There are signs that northern Australia’s dry season is nearing its end, with showers and storms on the forecast in the western Top End during the next few days. The dry season across Northern Australia occurs between May and September, where sunny days and daytime temperatures in the low 30s are a regular occurrence on the forecast.
By contrast, the wet season occurs between October and April and is dominated by higher humidity, heavy rain and thunderstorms. Darwin has only recorded four days of rain so far this dry season, with 19mm recorded in one day on Wednesday August 25.
However, a developing low-pressure system over the Top End is set to bring unsettled weather over the next 3 days. Accumulated rainfall totals over the Top End are predicted to be around 1-5mm, with this rainfall falling early this week before sunnier skies return. Isolated pockets of 10-20mm are possible in parts of the western Top End during the next 3 days, including Darwin, particularly beneath thunderstorms.
Figure 1: European and Australian model 7 day accumulated rainfall to Monday September 20 at 10am EST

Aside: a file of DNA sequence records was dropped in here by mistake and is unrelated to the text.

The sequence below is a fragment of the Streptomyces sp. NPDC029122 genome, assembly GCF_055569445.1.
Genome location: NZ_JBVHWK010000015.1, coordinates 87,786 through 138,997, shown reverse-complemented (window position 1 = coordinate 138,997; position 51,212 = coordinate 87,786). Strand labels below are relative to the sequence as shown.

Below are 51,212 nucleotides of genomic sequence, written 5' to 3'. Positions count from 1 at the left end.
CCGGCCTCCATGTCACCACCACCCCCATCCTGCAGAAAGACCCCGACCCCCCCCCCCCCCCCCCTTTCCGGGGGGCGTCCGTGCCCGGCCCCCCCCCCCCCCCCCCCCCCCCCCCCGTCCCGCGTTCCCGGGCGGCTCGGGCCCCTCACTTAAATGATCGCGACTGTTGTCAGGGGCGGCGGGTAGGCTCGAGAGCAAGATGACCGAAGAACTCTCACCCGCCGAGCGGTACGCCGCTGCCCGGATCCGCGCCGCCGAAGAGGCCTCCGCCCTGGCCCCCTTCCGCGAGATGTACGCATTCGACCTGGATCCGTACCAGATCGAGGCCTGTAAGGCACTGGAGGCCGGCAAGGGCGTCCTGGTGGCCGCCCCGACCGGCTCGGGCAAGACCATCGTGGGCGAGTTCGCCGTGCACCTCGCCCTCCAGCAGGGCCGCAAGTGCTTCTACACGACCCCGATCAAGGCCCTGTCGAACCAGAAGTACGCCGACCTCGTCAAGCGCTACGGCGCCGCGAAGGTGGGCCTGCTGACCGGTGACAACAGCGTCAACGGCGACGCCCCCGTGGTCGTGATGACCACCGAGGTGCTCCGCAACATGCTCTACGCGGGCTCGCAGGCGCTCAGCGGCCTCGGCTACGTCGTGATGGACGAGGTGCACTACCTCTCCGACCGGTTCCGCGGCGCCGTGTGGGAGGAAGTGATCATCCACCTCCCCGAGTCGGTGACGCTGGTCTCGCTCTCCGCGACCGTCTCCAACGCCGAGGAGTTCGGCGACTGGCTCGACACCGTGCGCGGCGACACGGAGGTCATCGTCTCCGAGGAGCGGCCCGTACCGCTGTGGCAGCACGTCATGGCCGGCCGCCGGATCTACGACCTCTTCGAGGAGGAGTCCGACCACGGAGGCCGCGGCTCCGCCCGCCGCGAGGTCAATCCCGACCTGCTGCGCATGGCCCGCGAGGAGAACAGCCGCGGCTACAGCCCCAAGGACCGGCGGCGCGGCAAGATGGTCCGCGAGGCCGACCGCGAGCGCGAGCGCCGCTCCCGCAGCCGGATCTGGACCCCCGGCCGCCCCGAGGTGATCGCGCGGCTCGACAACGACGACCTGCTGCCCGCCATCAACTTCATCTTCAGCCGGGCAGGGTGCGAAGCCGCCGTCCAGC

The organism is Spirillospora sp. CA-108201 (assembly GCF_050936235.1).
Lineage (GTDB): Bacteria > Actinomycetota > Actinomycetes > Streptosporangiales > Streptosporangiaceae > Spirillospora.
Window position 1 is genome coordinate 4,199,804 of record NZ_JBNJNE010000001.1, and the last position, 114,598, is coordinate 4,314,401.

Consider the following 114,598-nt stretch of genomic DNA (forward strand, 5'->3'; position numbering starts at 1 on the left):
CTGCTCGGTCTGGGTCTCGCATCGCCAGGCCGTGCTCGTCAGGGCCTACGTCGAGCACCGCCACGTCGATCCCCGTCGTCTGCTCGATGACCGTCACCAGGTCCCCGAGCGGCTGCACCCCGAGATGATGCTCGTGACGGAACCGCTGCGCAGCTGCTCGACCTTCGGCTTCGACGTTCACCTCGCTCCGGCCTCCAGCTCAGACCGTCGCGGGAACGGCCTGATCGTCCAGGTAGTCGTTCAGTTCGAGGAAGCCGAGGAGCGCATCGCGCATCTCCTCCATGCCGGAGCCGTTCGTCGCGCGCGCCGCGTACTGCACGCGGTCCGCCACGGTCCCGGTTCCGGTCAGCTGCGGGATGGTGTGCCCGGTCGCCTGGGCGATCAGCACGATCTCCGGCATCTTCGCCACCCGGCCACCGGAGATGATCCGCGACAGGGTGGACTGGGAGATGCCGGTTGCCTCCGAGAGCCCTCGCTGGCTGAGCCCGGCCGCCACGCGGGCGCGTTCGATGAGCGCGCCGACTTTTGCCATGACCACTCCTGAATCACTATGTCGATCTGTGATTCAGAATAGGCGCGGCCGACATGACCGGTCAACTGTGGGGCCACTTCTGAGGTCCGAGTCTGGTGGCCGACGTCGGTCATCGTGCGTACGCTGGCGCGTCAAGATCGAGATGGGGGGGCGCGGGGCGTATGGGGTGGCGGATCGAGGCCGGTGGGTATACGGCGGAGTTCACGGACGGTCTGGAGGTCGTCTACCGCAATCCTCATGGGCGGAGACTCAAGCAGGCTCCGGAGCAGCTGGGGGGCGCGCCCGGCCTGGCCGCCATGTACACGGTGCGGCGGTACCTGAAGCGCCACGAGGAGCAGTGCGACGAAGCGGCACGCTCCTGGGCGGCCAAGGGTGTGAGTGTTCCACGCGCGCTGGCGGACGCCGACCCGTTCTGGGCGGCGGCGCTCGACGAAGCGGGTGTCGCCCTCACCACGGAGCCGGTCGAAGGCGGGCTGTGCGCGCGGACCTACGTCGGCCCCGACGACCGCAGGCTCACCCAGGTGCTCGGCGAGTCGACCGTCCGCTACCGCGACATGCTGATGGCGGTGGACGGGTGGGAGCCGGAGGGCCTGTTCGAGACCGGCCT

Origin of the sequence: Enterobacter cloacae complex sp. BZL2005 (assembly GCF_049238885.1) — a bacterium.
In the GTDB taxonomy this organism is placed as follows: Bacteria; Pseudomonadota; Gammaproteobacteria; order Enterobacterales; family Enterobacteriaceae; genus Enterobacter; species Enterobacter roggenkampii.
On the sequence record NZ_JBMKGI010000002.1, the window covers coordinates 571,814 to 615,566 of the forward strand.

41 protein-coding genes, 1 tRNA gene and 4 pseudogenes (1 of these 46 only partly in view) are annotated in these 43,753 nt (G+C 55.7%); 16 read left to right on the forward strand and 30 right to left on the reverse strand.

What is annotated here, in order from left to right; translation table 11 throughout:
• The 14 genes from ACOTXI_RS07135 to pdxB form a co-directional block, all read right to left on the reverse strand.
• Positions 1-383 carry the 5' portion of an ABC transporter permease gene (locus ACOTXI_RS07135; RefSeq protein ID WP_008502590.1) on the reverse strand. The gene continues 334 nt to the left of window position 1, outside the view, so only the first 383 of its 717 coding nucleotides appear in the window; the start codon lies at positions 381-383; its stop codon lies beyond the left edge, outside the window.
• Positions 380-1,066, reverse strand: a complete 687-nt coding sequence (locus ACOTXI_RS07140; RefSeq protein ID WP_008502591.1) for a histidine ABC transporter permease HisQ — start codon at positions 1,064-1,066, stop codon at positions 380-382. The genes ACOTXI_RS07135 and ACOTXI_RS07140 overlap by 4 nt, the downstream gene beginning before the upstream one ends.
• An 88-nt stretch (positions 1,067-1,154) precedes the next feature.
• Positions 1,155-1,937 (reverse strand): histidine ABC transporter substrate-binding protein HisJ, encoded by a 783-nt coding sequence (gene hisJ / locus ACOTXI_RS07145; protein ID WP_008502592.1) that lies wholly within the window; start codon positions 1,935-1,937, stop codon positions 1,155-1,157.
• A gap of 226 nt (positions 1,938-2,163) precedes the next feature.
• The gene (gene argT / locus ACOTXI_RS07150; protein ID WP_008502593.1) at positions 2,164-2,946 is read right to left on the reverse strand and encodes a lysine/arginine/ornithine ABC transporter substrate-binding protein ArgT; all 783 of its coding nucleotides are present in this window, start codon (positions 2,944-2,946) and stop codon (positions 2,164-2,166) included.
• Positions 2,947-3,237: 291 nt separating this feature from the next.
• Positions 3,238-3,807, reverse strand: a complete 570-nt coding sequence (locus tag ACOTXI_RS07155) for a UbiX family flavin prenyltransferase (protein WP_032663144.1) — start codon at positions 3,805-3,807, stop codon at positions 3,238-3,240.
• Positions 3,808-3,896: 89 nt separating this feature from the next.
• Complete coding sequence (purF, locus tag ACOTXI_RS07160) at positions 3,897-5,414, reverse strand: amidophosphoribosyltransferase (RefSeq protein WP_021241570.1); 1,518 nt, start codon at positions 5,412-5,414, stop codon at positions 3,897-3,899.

This dry season rainfall could beat Darwin’s September average of 16.5mm, however the 24-hour rainfall totals will not come close to the September record of 70.6mm on the 21st in 1942. Thunderstorms are on the Top End’s forecast on Monday and Tuesday and become more likely on Wednesday, which is a sign that the wet season is loosening its grip on northern Australia.
While this week’s rain won’t be enough to declare the official onset of the wet season, there are signs that the wet season could arrive earlier than usual this year, driven by warmer sea surface temperatures across northern Australia. Weatherzone provide wet season and tropical cyclone seasonal updates in spring to our clients, for more information about this service, please contact us at firstname.lastname@example.org.